I recently read an article in the May 2003 issue of Cycle Sport magazine in which the problems of the UCI ranking system are discussed. Until recently, UCI ranking did contribute to which teams made it into the Tour de France, but ultimately the organisers had the final say (although I doubt it’s much different now). Dirk de Wolf was a fan of the points system:

How can you expect me to be against the points system when it permits me to earn lots more money? My position in the ranking enables my team to ensure they will get in to certain races. That gives me a lot more power when it comes to negotiating.

This attitude is all well and good when you’re a strong rider like de Wolf who is capable of winning a monument classic. But what about the lesser riders and domestiques? The Cofidis team confounded this problem when they decided to link the wages of their riders to their ranking in the UCI points system. An unnamed rider agent said at the time:

Personally, I’ve found [the system of relating wages to ranking] wrecks team spirit and makes it harder to sign younger riders with no UCI points.

In the same Cycle Sport article, Sean Kelly suggests a solution when discussing the leader of the Cofidis team, David Millar and the pay-for-points system ruining the spirit within the team:

A way around the problem is for David to make a special agreement with two or three riders and say, ‘Whichever team I go to I’ll take you with me’.

Personally, I think this solution may end up being even more devastating to team spirit, with the potential for factions to form within a team, destroying any sort of cohesion altogether. Kelly goes on to say:

 

It’s difficult to expect riders to race for you when they want to get in the breaks [to seek their own UCI points]. If I were a rider now I wouldn’t like it. It’s better for spectators and commentators though, as you get very good racing and more attacks.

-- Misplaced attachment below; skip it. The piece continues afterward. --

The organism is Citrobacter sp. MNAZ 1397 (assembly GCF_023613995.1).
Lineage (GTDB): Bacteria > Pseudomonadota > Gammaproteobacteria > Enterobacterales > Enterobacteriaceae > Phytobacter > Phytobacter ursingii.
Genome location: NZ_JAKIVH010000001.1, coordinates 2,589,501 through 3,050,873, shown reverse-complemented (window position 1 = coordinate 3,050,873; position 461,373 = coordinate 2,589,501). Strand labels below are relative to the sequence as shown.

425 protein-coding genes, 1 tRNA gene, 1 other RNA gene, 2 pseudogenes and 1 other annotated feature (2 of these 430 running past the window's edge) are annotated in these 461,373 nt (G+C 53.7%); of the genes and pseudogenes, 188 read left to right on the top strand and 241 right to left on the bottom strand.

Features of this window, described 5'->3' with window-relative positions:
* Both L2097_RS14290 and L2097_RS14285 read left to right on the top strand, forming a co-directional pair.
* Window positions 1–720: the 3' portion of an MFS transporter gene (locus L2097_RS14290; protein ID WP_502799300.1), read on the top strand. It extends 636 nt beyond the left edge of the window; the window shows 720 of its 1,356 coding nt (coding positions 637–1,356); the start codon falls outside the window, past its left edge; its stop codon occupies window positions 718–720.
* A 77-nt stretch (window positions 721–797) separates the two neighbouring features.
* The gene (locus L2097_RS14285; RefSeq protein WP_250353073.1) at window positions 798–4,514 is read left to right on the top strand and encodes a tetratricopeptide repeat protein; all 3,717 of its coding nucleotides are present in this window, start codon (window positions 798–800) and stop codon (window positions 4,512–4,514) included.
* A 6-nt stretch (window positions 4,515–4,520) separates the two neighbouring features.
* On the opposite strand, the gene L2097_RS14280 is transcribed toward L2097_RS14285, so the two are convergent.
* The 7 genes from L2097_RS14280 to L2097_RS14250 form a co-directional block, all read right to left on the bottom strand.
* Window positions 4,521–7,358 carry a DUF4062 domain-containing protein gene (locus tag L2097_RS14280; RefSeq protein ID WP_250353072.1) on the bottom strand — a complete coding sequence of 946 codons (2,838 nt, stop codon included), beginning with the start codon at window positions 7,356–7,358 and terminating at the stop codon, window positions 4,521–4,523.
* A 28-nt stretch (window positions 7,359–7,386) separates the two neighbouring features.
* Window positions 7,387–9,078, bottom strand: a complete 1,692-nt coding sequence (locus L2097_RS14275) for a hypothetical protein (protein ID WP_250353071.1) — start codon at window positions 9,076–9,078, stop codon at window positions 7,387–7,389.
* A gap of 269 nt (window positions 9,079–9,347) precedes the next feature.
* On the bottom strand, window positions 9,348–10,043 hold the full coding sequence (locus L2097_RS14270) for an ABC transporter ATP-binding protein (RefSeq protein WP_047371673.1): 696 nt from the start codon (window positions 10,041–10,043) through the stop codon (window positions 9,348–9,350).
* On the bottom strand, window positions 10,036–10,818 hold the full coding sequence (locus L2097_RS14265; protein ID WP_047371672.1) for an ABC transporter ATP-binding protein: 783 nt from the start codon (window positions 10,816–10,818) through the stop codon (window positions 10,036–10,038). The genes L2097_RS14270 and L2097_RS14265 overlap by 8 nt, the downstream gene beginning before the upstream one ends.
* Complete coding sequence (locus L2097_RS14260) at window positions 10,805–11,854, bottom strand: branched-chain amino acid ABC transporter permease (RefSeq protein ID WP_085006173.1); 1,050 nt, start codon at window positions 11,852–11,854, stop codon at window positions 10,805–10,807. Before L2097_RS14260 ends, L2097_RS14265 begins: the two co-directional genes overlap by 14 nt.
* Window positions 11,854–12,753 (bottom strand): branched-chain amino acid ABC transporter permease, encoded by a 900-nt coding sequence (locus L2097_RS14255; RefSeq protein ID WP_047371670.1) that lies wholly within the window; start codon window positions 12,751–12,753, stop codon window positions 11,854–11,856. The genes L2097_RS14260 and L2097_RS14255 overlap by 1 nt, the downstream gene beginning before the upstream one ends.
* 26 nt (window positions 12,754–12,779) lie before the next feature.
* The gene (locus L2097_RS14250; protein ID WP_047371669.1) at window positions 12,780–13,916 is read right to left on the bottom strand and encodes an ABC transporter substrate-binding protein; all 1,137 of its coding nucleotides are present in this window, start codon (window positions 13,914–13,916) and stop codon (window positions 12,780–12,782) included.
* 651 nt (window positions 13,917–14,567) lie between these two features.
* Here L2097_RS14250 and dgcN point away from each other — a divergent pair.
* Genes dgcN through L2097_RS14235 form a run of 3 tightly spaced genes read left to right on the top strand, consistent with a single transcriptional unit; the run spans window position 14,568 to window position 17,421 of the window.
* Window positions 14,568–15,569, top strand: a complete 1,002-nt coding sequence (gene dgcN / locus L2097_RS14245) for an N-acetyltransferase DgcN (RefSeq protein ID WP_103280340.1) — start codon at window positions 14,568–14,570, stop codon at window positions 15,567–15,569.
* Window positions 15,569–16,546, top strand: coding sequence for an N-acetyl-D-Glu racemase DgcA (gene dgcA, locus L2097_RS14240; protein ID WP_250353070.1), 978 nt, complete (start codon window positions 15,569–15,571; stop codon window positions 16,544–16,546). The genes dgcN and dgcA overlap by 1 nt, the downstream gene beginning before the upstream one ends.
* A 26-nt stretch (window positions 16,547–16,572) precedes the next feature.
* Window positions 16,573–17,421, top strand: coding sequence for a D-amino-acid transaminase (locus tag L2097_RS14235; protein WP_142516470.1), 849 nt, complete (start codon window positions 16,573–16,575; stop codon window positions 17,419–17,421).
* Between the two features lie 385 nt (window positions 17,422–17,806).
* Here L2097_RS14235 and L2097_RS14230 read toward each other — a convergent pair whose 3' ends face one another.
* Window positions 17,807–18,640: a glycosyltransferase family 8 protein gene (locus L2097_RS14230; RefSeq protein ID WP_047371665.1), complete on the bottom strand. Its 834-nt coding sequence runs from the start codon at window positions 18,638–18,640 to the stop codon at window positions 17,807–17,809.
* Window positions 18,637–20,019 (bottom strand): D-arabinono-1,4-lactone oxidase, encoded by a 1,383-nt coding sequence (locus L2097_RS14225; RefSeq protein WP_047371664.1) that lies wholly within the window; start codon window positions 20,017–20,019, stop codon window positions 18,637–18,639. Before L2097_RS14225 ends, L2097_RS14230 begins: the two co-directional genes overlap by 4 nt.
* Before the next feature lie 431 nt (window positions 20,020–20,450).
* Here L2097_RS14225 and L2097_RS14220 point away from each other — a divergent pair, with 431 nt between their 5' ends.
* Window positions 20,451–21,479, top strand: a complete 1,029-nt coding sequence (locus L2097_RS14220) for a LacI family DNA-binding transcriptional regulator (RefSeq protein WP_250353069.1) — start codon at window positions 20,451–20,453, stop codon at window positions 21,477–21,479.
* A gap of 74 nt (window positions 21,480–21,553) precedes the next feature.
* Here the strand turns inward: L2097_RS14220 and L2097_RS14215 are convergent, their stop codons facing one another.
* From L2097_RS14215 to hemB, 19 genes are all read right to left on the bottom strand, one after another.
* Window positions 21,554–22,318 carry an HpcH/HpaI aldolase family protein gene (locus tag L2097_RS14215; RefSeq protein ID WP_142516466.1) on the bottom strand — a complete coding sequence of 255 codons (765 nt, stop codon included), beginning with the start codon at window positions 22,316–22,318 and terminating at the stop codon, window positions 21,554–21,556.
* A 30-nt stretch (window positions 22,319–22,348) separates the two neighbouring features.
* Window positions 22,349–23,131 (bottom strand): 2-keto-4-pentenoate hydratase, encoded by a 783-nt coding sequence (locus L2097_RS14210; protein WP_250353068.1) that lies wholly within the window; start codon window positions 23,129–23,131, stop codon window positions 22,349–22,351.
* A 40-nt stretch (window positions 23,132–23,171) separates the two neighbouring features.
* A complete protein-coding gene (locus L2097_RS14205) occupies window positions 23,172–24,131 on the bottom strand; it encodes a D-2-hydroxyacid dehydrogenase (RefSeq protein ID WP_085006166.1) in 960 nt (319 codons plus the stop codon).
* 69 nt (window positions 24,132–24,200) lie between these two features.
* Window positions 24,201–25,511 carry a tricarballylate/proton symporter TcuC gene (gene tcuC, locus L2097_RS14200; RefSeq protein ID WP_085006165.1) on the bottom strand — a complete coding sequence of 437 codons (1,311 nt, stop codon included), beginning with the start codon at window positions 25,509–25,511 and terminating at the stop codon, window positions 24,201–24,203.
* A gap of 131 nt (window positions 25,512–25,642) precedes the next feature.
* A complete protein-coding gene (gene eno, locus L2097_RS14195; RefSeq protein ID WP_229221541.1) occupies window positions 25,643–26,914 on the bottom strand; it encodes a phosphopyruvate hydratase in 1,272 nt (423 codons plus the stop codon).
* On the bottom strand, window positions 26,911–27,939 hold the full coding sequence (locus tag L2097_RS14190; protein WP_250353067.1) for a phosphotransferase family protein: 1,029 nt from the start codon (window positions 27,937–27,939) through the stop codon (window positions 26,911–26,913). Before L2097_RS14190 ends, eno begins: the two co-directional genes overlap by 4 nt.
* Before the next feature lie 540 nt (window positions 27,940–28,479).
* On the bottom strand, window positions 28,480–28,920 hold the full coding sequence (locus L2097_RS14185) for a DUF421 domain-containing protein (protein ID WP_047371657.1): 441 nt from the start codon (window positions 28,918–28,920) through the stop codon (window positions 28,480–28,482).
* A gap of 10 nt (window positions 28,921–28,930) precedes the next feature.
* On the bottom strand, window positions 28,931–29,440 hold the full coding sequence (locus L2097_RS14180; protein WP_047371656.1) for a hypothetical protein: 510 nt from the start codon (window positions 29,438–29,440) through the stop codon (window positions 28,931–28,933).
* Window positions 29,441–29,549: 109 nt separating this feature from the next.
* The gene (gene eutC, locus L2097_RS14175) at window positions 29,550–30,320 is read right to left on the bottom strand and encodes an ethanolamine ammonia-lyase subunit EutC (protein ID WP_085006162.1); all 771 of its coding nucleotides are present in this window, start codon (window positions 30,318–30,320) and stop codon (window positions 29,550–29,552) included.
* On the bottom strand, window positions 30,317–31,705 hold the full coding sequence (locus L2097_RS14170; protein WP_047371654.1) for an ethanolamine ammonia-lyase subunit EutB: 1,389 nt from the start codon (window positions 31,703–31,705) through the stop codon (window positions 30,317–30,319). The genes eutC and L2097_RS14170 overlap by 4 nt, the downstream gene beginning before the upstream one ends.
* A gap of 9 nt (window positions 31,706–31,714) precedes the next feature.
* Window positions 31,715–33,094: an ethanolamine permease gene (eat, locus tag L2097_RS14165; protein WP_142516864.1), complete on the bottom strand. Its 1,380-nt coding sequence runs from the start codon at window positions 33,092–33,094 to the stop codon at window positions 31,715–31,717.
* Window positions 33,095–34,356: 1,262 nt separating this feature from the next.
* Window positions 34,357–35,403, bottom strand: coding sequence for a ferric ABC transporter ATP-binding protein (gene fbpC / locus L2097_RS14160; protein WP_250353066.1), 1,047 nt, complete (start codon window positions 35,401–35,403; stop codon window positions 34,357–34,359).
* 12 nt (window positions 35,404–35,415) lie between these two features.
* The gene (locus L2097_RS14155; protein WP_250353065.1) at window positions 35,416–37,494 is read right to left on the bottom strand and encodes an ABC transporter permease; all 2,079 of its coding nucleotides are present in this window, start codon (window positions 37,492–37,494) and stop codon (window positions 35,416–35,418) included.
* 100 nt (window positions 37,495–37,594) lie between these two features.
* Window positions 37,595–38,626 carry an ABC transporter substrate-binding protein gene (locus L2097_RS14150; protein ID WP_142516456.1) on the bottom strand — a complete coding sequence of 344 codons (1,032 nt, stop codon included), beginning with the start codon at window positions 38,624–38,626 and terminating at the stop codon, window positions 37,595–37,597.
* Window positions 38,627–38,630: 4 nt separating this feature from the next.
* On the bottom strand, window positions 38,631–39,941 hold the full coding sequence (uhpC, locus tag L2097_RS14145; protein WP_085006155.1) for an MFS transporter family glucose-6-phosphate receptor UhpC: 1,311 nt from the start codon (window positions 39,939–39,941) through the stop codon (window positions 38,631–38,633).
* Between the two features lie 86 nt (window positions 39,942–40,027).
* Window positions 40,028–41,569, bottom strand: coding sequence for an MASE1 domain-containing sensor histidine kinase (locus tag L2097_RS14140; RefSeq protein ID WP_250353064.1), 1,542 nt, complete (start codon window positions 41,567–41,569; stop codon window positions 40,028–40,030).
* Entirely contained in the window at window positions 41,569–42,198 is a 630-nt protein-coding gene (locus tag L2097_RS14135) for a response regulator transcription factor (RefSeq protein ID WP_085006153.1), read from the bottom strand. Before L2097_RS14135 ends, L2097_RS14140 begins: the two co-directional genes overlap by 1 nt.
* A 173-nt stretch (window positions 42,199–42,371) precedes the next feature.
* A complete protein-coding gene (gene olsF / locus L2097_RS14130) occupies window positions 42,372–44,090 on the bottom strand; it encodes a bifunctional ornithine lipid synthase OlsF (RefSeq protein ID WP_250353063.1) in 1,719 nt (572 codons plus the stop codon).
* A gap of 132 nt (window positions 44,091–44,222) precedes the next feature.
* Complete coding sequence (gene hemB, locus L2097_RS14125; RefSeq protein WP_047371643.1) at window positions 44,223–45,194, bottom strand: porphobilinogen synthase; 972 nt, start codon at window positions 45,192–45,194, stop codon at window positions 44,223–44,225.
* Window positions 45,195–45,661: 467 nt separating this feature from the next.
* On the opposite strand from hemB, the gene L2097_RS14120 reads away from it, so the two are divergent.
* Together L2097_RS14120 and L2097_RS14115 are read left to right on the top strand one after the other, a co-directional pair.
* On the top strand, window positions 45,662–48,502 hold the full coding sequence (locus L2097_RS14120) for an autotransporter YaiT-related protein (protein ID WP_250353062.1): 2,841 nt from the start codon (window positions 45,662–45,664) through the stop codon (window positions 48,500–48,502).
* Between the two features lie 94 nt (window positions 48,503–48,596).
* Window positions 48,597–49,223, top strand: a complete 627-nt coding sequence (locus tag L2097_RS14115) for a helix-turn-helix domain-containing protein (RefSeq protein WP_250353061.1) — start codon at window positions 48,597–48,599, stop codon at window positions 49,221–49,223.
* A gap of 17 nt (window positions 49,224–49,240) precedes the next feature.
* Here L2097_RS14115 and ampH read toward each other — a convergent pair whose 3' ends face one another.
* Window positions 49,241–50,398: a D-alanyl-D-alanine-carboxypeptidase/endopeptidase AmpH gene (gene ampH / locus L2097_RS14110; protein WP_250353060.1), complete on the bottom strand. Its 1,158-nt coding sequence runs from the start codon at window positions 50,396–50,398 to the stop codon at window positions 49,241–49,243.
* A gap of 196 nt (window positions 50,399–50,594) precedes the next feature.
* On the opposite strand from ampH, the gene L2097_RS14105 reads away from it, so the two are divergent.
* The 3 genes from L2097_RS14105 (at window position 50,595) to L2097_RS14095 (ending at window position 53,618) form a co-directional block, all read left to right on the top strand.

Which gives us the main reason to watch the Tour Down Under this week. The prospect of banking early season UCI ranking points is a big one. Riders who are on form will be looking to take advantage in what will probably be the race with the highest proportion of non-race-fit riders we’re likely to see this year. There’s also the fact that UCI ranking points form the basis of how the size of the national teams for the World Championships is decided. Thus, not only may there be in-house squabbles about who gets to go on the attack in search for points, we could also see cross-team allegiances forming based on nationality throughout the season.

Mark Cavendish went to Geelong last year with only two team mates. This years Worlds in Copenhagen is apparently going to be one for the sprinters. Cavendish will want to be there with a full compliment of nine riders, as will British Cycling. So, will British Cycling encourage Cavendish’s likely team mates in October to help him where possible throughout the season? Of course it’s entirely likely that Cavendish doesn’t need the help. Although, there’s plenty of sprinters in Adelaide this week who will want their say. As the finally retiring Lance Armstrong said yesterday:

You will not see sprinting like this until July. So take a good look at it because it’s gonna be six months until you see it again.

Personally, I can’t wait.